This week the SCoOP report was published. Otherwise known as the Acute Hospital Outcomes Report 2017/18; it provides an overview of the outcomes of acute geriatric medicine services in Scotland and is published by Scottish Care of Older People National Audit Project which amongst other things is trying to evaluate the variation in service provision for older people who require health and social care in various settings, to serve as a driver for standardisation and improvement of care across Scotland.
They have reported that admissions to geriatric medical wards in Scotland’s 19 largest hospitals with major emergency departments have risen by 10% for three consecutive years, reaching 43,311 in 2017/18.
The report has also concluded the length of stay dropped across all sites by an average of one day over the same period.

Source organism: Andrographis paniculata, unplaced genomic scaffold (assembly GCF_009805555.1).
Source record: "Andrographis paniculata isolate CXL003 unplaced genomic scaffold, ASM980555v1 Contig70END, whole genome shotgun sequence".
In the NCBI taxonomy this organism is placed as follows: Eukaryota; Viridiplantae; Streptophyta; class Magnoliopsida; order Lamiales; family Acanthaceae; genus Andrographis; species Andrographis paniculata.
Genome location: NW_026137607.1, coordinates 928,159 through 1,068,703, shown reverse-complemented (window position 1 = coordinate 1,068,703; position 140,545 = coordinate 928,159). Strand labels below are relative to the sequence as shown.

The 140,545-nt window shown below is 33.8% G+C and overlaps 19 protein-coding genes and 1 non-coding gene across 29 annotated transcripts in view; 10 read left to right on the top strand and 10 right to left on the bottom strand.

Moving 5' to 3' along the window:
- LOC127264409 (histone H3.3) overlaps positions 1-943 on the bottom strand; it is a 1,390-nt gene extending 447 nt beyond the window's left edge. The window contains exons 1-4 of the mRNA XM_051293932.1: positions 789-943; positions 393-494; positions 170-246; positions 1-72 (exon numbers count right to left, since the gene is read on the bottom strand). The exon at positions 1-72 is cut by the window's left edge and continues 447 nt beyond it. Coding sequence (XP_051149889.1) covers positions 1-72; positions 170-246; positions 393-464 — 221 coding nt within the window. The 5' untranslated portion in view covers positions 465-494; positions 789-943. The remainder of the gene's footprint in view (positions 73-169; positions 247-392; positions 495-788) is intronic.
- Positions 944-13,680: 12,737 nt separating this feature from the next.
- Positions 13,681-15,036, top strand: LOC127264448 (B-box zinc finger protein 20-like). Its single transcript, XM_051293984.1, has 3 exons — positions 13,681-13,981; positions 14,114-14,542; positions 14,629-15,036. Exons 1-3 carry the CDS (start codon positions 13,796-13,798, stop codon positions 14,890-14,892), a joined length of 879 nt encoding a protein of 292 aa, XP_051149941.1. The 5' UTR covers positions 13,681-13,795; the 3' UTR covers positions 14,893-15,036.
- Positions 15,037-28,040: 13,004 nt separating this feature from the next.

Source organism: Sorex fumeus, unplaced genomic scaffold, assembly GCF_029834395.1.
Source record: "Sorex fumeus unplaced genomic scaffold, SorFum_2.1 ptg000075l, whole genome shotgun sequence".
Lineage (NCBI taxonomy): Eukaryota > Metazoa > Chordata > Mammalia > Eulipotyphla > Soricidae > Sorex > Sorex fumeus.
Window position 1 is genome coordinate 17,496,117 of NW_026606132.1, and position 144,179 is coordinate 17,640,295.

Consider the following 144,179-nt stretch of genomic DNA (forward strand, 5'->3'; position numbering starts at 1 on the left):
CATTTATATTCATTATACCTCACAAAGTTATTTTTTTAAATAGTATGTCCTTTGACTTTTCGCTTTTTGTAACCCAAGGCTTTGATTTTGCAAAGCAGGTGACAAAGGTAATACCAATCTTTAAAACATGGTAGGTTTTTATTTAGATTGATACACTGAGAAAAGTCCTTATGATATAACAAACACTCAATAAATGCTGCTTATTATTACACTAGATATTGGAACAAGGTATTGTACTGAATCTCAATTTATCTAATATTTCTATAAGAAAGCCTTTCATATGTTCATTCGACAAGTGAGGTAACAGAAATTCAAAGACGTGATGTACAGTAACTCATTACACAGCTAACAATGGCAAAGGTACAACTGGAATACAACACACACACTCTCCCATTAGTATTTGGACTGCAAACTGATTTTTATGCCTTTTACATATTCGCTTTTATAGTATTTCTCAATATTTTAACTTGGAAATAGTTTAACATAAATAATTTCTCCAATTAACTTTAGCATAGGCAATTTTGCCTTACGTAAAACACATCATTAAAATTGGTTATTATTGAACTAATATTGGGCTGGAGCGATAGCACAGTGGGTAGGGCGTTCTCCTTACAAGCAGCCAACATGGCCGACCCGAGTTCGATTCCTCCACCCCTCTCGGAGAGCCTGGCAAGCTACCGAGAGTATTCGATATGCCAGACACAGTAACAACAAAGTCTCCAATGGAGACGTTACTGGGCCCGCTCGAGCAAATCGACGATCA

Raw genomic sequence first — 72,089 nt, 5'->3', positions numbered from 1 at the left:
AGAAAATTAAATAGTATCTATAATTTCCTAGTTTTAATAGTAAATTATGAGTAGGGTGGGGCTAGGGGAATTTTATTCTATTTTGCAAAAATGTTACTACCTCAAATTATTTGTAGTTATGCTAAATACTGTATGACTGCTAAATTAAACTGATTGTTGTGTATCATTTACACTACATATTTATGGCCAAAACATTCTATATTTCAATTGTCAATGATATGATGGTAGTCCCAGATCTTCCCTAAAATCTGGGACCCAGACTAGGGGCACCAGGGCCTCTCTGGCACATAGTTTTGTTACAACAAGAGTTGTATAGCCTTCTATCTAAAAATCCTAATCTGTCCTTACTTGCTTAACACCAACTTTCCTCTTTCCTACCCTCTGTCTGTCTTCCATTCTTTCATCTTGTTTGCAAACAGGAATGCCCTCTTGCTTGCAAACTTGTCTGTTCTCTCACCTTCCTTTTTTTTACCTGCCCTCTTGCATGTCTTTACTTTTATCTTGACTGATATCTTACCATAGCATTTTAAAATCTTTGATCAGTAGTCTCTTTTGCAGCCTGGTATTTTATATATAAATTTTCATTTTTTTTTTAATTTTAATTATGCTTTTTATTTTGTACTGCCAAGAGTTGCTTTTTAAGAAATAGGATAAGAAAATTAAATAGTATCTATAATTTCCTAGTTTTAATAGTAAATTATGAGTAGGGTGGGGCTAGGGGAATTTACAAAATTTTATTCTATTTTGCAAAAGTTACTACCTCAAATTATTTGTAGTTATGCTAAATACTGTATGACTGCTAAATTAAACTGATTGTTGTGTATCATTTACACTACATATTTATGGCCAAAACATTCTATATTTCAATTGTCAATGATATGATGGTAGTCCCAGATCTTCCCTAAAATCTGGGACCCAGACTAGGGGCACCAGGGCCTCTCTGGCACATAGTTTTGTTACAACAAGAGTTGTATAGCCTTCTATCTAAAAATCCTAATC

More concerningly they have noted the number of admissions varied widely across sites in Scotland, with some areas showing large increases in activity while others are in decline. There was also a large variation in the typical length of time patients spent in different hospitals. In some cases, there were up to 12-fold differences in the length of stay, while hospitals with higher activity levels usually had lower lengths of stay.
There was also a strong relationship between the time waiting to get to a specialist bed and the overall length of time patients spent in hospital; suggesting that delays in accessing specialist services contribute markedly to longer stays in hospital.
Differences in readmission rates and mortality were less marked between hospitals, broadly remaining stable over the last three years.
The report does not attempt to explain the variations but aims to stimulate discussion, learning and action that could be used to help benchmark some key patient outcomes and encourage interorganisational learning.
Professor Graham Ellis, Co-Chair of SCoOP Steering Group and the National Clinical Lead for Older People, Healthcare Improvement Scotland said:
“The wider goal is to reduce unwarranted and unjustifiable variation in outcomes, which may represent a threat to patient safety and/or a failure to learn from best practice.”